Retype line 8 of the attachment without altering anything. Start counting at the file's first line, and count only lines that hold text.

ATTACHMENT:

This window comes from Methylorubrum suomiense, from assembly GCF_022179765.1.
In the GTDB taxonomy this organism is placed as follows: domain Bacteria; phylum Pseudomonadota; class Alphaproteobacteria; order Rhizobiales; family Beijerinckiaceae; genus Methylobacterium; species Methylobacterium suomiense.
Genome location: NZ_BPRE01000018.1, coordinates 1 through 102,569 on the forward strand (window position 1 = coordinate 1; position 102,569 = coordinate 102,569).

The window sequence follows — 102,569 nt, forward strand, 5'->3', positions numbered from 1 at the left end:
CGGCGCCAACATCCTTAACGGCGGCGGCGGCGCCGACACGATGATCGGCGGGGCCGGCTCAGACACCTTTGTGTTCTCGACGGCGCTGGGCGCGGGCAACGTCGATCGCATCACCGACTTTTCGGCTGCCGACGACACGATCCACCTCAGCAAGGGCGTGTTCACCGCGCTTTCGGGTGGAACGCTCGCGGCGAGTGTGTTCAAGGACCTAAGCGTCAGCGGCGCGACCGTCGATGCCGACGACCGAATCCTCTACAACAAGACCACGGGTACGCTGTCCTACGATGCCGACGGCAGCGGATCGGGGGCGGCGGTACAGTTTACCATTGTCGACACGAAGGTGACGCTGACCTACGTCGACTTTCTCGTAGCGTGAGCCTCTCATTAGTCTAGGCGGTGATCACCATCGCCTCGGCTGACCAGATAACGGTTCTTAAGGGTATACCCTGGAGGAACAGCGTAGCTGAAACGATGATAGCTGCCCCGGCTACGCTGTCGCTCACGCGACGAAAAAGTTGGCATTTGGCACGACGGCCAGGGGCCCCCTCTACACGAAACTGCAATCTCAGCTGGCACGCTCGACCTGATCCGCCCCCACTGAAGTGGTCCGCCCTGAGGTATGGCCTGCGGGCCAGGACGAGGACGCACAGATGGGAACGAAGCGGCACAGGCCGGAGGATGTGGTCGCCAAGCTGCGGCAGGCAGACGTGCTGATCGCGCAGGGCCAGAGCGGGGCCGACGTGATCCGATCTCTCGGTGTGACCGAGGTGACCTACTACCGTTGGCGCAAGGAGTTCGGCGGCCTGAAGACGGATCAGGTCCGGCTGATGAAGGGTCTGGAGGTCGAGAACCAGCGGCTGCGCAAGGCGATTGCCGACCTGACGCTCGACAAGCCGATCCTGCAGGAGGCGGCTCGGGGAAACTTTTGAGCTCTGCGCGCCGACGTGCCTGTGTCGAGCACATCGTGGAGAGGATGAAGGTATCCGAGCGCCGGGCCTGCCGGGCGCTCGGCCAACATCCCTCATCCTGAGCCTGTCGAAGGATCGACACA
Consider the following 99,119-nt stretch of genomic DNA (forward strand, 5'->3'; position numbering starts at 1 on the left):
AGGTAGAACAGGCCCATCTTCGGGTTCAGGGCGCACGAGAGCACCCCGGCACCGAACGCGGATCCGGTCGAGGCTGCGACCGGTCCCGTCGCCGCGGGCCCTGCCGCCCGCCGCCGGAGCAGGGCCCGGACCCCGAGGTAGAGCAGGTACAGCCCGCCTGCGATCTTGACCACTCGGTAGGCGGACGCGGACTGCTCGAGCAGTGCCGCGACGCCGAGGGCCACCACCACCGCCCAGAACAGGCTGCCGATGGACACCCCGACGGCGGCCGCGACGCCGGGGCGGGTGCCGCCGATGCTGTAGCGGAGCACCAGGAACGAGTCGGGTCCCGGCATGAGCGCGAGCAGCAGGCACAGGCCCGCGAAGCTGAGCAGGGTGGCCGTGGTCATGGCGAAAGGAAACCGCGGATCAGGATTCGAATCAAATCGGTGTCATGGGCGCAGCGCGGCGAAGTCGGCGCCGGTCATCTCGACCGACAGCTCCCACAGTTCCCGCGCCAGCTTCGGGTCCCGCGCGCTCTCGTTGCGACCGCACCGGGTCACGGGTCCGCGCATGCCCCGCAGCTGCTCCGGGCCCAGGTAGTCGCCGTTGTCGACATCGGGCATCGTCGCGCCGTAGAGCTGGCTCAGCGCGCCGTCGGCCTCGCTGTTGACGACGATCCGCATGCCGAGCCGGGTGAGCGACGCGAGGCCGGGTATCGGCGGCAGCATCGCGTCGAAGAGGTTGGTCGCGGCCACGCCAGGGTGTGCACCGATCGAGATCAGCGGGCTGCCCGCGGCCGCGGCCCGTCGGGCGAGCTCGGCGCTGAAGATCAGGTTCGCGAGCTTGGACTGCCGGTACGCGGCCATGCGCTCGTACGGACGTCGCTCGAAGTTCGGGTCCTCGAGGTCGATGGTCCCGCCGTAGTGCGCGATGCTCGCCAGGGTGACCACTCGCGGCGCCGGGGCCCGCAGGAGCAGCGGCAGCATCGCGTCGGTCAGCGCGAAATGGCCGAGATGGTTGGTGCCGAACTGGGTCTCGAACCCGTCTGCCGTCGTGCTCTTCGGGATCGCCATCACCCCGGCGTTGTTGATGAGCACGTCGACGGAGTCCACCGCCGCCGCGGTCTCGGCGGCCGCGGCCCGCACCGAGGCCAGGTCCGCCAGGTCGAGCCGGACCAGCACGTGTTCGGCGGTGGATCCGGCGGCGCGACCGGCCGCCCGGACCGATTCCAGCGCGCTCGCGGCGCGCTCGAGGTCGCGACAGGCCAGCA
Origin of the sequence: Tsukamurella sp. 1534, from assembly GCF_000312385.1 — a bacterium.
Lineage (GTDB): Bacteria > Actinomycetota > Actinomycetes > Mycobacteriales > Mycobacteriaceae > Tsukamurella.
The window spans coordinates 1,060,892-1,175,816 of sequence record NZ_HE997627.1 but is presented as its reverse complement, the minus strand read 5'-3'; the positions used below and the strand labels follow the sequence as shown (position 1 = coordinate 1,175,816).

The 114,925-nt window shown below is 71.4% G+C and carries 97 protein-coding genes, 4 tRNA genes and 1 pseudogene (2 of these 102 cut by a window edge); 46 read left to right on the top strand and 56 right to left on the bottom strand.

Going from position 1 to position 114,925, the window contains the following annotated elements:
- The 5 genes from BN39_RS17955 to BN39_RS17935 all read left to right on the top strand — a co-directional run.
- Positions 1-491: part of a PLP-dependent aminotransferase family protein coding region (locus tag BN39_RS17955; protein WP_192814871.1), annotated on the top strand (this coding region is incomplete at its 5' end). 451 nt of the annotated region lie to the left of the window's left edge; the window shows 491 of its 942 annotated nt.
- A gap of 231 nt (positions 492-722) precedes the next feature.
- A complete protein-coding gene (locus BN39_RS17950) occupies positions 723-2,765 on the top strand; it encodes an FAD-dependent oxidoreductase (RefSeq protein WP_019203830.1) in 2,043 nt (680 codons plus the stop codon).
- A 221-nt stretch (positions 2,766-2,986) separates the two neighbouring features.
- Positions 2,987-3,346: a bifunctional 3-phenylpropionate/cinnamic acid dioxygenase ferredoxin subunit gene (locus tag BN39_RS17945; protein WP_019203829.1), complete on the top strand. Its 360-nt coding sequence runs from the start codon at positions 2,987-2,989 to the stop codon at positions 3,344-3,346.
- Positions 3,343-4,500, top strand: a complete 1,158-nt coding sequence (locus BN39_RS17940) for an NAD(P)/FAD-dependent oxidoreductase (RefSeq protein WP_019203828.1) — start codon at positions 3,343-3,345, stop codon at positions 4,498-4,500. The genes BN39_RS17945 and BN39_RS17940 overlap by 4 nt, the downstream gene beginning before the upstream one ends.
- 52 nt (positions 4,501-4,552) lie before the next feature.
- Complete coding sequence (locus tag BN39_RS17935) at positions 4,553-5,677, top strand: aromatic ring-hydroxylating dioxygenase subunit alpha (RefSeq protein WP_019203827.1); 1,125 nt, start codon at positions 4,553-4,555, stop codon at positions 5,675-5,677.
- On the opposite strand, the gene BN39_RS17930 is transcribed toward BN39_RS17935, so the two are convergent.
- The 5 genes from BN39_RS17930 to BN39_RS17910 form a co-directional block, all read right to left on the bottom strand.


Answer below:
Origin of the sequence: Tsukamurella sp. 1534, from assembly GCF_000312385.1 — a bacterium.